“The part that was disappointing to me was I’ve talked with the NHL about the diversity initiatives," Watkins said. "I’ve talked with coaches and GMs about that. But my point was to drive action. So I would’ve preferred to have less public focus on it if it would’ve gotten to the right hands and inspired someone to say ‘This is something we need to consider changing.’ I’m not quite sure it did that, and that’s disappointing because I was having those conversations with the powers that be without the data in hand. And now, with the data, I didn’t see anyone saying this is an opportunity to change things going forward."
"I enjoy hockey enough as it is, so it can only get better from here"
Watkins wonders how many new fans the NHL could add if it developed a campaign to get a hockey video game in the hands of more young people of color. It worked on him. Why not others?
That's one of several ideas he's pitched to people who have the ability to change marketing tactics. He's yet to find a willingness to change, unfortunately.
Might it take a non-white player with generational talent to break through the marketing barrier? Watkins agrees that would help considerably, but he hopes hockey can evolve without relying on random chance and a rare individual.
"It's about having that openness and willingness to say, even for purely financial reasons, the best way to increase the bottom line is to be innovative, think outside of the box, and bring in outside-of-the-box thinkers that challenge the status quo and force the NHL to go past its natural boundaries," Watkins said. “I’ve talked to a lot of people who have their hearts in the right place and want to do the right thing, but then I see the execution of it, and I think I probably wouldn’t have done it like that.
"One of the key things that I tell people is you sort of have to find people where they are. A lot of these initiatives are focused on ‘Hey, we have an open door policy. We don’t discriminate against anyone. If you’re interested, just come apply.’ That works for the most part, but the situation sometimes requires you to go where people are. Even this past summer, they’re saying they want more people of color to apply or more women to do this, but the channels they were advertising it on would probably never fall in front of that demographic. So there are things where we need better awareness and better institutional knowledge."
Before he went to work for Google, Watkins interviewed with the NBA's Charlotte Bobcats. The desire to bring about change in any pro sport from a position within the power structure lingers for Watkins, though it's less pronounced these days. He's more at peace with what he can accomplish behind the scenes and publicly on Twitter, where he's a self-described "full-time troll."
“If you asked me four or five years ago, (working in sports) would’ve been my number one" career choice, Watkins said. "I’d do anything at the drop of a hat to make it happen. I put in a lot of work to try to figure out if that was a path I wanted to pursue. Now, with a baby and being more established in my day-to-day career, it’s no longer something I’d drop everything to do.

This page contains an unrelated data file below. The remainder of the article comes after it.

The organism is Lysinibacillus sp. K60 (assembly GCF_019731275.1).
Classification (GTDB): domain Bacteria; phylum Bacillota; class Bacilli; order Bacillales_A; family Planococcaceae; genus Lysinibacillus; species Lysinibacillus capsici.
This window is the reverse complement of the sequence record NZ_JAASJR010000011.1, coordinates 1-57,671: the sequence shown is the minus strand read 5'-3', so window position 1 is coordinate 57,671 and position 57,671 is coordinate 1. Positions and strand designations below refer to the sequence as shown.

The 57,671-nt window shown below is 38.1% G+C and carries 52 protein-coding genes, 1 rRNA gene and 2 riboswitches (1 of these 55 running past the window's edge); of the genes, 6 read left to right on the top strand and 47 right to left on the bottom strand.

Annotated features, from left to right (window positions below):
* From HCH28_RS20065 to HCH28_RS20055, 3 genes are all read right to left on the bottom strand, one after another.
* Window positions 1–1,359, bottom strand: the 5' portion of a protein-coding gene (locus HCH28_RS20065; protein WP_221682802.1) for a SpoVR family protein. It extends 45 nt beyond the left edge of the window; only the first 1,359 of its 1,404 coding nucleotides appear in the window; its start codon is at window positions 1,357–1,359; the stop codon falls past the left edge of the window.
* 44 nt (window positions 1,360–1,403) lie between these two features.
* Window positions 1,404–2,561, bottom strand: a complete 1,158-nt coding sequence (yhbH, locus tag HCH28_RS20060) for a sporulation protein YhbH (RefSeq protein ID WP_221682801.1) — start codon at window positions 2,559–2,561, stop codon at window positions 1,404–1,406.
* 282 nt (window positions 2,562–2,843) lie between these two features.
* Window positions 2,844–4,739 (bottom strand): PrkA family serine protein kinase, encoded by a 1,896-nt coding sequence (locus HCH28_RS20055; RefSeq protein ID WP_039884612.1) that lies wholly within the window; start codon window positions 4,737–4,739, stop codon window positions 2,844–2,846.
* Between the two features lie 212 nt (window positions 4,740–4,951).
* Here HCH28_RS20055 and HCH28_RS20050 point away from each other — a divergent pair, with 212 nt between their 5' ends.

"What I’ve said in talking to teams and organizations, I’m not as worried about being a part of pro hockey. I just wish the opportunities available to me now were available to me then. I want to pave the way for the next person who looks like me to get that opportunity. So I’d much rather use any influence I have to reach out to people, educate them, and figure out a way to help them open that door.
"Hockey is unfortunately not the only place where racial inequality exists. There are a lot of other places where I can use my time to impact that. But hockey will always be at the forefront in terms of passion. I love the community. I love talking to people about the sport. That won’t stop.
“As frustrating as hockey is, I can only see a future where it gets better, and that’s the part that I’m always excited to see come to fruition. I’m generally very glass-half-empty, but I think in that situation, it’s like it can’t get any worse. I enjoy it enough as it is, so it can only get better from here.
“I look at a sport like baseball, which has had a very diverse player base and at times a very diverse fan base. But in many ways it has gone back on the diversity in the front office and the decision-makers and the player ranks as well. That, for me, makes it harder to get involved. Baseball is very ahead on the analytics and quant revolution, which happened decades ago at this point. In terms of diversity, they’ve had Black GMs. So it’s almost harder to put pressure on a sport like baseball, because they can say they’ve had the opportunities. They’re not doing anything wrong, it’s just a blip on the radar. Whereas with hockey, you can go in from the ground up and say, ‘Outside of Bill Guerin, you’ve never had a GM of color. You’ve never had a woman with major decision-making responsibility in the league.’ You can point to those issues and say that because you’ve never even seen one of these, it’s much easier to make that initial impact.
“I think that’s what keeps me coming back. There’s a way here, and I’m so close to figuring out what it is. I’m so close to sort of helping get that pipeline where people can come in and run with it from there. But it’s a question of what is that last step which will bridge that gap? ... It feels like it’s right there, around the corner.”